Alluri Sitaram Raju & Rampa Rebellion


    In News 

    • Recently, the Vice President of India visited the birthplace of noted freedom fighter and revolutionary, Shri Alluri Sitarama Raju in Pandrangi village near Visakhapatnam, Andhra Pradesh.

    About Alluri Sitaram Raju 

    • He was an Indian revolutionary involved in the Indian independence movement.
    • Birth and Early life: Born on July 4, 1897, into a humble middle-class family in a small village near the Coastal city of Visakhapatnam
      • He  was strongly influenced by patriotic discourse quite early in his life. 

    Contribution to freedom struggle and welfare of Adivasis

    • Initially, Sitarama Raju, under the influence of Gandhi’s Non-cooperation movement, inspired the tribals to seek justice in the local panchayat courts and boycott the colonial courts
      • However, these steps did not alleviate their suffering.
    • He made Adivasi areas in the Eastern Ghats (the forest area along the Visakhapatnam and Godavari district) his home and decided to work for the Adivasis, who were living in abject poverty and being fleeced by police, forest and revenue officials, in ‘Manyam’ (forest area). 
    • He started working amongst them and helped them by educating them and providing medical help, using the vast knowledge he gained from his extensive travels. He decided to make this area the hub for his fight against the British.
    • He learnt from the Adivasis, the time-tested methods of war and added his own tactics to put up a formidable fight against the British.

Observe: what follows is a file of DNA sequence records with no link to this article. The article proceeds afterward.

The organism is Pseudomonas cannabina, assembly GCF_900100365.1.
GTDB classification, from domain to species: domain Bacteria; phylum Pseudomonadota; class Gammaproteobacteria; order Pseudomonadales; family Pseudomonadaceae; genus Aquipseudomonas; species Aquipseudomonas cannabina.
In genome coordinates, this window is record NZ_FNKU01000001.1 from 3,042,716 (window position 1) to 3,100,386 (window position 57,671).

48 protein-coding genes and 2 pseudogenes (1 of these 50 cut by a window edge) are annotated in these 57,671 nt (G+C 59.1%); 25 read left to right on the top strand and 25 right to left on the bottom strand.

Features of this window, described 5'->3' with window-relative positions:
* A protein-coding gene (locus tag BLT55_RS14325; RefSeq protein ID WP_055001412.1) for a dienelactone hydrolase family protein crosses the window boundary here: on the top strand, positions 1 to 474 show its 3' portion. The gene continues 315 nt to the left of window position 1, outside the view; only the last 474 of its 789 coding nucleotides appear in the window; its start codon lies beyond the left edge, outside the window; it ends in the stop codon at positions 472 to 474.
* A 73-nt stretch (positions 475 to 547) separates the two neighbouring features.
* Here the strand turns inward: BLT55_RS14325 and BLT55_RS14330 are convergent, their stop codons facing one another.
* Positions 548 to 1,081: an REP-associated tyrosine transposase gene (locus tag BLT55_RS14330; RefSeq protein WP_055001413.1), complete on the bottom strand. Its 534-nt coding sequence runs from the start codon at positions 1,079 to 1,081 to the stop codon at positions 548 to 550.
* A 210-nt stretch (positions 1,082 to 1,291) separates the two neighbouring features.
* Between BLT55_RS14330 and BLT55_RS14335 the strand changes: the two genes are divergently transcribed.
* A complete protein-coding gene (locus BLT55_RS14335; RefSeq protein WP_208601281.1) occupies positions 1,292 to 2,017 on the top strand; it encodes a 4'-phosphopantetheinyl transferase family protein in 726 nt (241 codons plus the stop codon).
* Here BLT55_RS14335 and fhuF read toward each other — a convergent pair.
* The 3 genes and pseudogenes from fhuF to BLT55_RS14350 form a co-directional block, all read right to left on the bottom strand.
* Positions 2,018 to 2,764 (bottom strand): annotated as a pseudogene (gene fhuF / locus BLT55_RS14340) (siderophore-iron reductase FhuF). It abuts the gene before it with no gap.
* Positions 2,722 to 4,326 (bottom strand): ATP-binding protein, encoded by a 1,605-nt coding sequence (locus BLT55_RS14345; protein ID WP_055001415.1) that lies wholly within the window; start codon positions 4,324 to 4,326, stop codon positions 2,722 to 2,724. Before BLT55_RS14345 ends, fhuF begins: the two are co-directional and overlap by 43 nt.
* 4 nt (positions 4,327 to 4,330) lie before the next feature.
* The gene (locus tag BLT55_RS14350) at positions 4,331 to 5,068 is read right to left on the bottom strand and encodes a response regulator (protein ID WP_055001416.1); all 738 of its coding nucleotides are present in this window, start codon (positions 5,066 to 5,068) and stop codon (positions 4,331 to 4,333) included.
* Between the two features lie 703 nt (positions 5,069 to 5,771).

• In August 1922, he launched the Rampa Rebellion against the British. 
      • He had plenty of local support and hence successfully evaded the British for a long time.
      • Though his battle with the British lasted only for two years, he made an indelible mark in the history of the Indian Freedom Struggle and found a permanent place in the hearts of the countrymen.
    • Response of Britishers
      •  His two-year armed struggle (1922-24) against the British frustrated the authorities to such an extent that a reward of Rs.10,000/- was announced for anyone who could capture him dead or alive. 
      • Meanwhile, the British continued inflicting misery on the tribals. In a bid to alleviate their suffering, and being the just man, Sitarama Raju surrendered, with the expectation that he would be given a fair trial in return.
        • However, on 07 May 1924, he was treacherously trapped, tied to a tree, and shot dead.
          •  He was cremated on 08 May, thus marking the end of his glorious fight against the British Government. 
    • Legacy 
      • He has left behind an inspiring legacy of anti-imperialist rebellion.
      • He was honoured for his valour and fiery spirit with the title, “Manyam Veerudu” (Hero of the Jungle). Every year, the Government of Andhra Pradesh commemorates his birth date, the 4th of July, as a state festival. 

    Rampa Rebellion 

    • The Rampa Rebellion of 1922, also known as the Manyam Rebellion.
      • It was a tribal uprising, led by Alluri Sitarama Raju in Godavari Agency of Madras Presidency, British India. 
    • The Rampa administrative area was home to about 28,000 tribes. 
      • These tribes followed the ‘Podu’ system of cultivation, whereby every year some amounts of forest tracts were cleared for cultivation, as it was their only source for food. 
        • While for the tribes, the forests were essential for their survival, the Britishers wanted to evict them so that they could plunder these areas for wood, which would eventually help in building their railways and ships. 
      • To get the forests cleared, ‘The Madras Forest Act, 1882’ was passed, thereby restricting the free movement of the tribal communities and prohibiting them from engaging in their traditional Podu agricultural system. 
        • This oppressive order was the beginning of the Manyam Rebellion.
    • It began in August 1922 and lasted until the capture and killing of Raju in May 1924.